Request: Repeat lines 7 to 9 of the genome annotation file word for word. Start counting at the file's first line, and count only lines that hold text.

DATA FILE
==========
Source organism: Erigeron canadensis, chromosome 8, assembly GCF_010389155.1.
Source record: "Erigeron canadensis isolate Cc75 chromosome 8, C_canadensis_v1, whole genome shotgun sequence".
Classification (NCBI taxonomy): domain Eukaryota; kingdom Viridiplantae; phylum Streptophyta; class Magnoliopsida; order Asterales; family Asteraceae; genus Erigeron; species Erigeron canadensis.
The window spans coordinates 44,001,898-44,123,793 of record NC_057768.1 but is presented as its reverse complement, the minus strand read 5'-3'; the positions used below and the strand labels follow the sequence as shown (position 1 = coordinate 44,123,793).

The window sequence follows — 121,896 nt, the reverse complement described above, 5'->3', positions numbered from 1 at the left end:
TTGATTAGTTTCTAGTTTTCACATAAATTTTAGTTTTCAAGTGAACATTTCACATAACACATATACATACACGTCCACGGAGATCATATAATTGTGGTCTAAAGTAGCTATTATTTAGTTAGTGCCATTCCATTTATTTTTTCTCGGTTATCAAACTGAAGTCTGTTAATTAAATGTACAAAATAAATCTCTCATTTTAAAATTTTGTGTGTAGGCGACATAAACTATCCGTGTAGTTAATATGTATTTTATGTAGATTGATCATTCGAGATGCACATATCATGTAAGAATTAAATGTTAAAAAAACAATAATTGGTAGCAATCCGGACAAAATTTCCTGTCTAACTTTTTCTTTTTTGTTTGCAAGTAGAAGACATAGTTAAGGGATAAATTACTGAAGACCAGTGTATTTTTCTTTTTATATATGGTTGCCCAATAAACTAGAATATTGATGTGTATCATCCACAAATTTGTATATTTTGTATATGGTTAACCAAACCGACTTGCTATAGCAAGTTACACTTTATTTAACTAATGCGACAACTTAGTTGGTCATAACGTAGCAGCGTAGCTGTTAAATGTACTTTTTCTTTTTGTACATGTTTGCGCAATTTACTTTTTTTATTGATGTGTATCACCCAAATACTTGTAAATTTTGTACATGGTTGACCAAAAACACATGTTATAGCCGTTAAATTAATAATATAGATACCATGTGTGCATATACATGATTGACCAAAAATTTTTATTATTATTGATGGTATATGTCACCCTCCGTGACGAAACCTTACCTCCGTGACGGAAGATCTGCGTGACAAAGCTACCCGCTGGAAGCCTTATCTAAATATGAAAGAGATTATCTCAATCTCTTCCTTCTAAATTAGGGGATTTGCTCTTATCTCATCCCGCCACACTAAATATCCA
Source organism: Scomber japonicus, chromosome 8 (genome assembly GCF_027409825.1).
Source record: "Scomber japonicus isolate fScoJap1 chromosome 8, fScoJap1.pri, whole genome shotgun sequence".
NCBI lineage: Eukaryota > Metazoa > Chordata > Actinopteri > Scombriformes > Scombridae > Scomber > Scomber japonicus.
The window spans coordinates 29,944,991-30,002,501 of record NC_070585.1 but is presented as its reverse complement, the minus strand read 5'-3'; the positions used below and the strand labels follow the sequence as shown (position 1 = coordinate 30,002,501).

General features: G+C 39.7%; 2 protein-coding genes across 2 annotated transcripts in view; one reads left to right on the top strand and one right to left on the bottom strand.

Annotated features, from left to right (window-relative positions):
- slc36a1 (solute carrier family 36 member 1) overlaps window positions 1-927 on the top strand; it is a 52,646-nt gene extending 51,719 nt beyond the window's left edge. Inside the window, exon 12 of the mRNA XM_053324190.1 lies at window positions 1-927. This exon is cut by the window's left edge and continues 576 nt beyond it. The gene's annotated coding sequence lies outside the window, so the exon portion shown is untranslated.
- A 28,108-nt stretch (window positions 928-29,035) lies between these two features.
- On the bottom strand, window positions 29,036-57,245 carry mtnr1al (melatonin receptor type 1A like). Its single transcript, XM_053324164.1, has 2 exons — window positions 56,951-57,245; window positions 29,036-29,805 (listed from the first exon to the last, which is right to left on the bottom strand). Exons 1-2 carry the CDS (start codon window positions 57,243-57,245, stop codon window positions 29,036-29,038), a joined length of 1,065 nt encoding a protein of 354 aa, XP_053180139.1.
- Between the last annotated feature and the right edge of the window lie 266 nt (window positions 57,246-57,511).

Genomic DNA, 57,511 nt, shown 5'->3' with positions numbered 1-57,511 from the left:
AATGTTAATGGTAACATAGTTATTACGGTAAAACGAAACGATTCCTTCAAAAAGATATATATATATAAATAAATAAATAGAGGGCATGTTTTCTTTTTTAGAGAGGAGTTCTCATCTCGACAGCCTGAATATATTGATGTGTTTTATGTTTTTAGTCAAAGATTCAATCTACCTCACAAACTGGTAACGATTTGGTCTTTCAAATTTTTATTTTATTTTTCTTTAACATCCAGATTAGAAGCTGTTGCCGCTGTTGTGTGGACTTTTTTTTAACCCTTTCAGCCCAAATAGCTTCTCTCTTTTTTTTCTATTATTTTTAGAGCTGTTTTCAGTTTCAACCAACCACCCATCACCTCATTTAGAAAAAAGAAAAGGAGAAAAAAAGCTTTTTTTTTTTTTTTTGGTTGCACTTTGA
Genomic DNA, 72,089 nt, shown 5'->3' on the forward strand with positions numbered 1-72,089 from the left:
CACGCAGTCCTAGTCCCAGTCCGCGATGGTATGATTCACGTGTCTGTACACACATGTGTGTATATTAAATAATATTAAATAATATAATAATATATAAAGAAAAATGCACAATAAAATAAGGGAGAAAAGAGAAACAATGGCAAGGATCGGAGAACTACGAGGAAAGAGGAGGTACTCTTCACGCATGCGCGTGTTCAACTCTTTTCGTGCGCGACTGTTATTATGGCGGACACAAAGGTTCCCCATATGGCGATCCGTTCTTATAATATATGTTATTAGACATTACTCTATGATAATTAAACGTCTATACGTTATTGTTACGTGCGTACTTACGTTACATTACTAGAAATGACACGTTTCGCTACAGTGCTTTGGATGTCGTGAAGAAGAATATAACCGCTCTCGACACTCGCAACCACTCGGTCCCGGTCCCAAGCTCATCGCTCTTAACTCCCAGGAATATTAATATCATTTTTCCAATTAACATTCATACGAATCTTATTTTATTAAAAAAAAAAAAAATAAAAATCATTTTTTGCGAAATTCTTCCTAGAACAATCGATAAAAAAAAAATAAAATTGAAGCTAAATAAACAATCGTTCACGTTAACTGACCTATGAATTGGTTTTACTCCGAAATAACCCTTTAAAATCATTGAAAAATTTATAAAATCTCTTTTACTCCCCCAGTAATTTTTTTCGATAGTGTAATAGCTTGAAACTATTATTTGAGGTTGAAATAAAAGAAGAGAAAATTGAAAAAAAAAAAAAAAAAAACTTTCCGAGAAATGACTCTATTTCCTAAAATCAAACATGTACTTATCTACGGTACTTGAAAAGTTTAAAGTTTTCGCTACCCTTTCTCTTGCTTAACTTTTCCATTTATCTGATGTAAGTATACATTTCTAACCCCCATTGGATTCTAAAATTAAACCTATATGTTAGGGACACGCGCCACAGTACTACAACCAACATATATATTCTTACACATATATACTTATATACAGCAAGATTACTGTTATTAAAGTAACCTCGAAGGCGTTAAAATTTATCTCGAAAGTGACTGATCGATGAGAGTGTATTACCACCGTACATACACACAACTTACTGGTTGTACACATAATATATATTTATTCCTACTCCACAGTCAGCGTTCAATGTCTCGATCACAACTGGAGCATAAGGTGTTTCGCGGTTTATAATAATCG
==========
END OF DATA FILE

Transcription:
Source organism: Scomber japonicus, chromosome 8 (genome assembly GCF_027409825.1).
Source record: "Scomber japonicus isolate fScoJap1 chromosome 8, fScoJap1.pri, whole genome shotgun sequence".
NCBI lineage: Eukaryota > Metazoa > Chordata > Actinopteri > Scombriformes > Scombridae > Scomber > Scomber japonicus.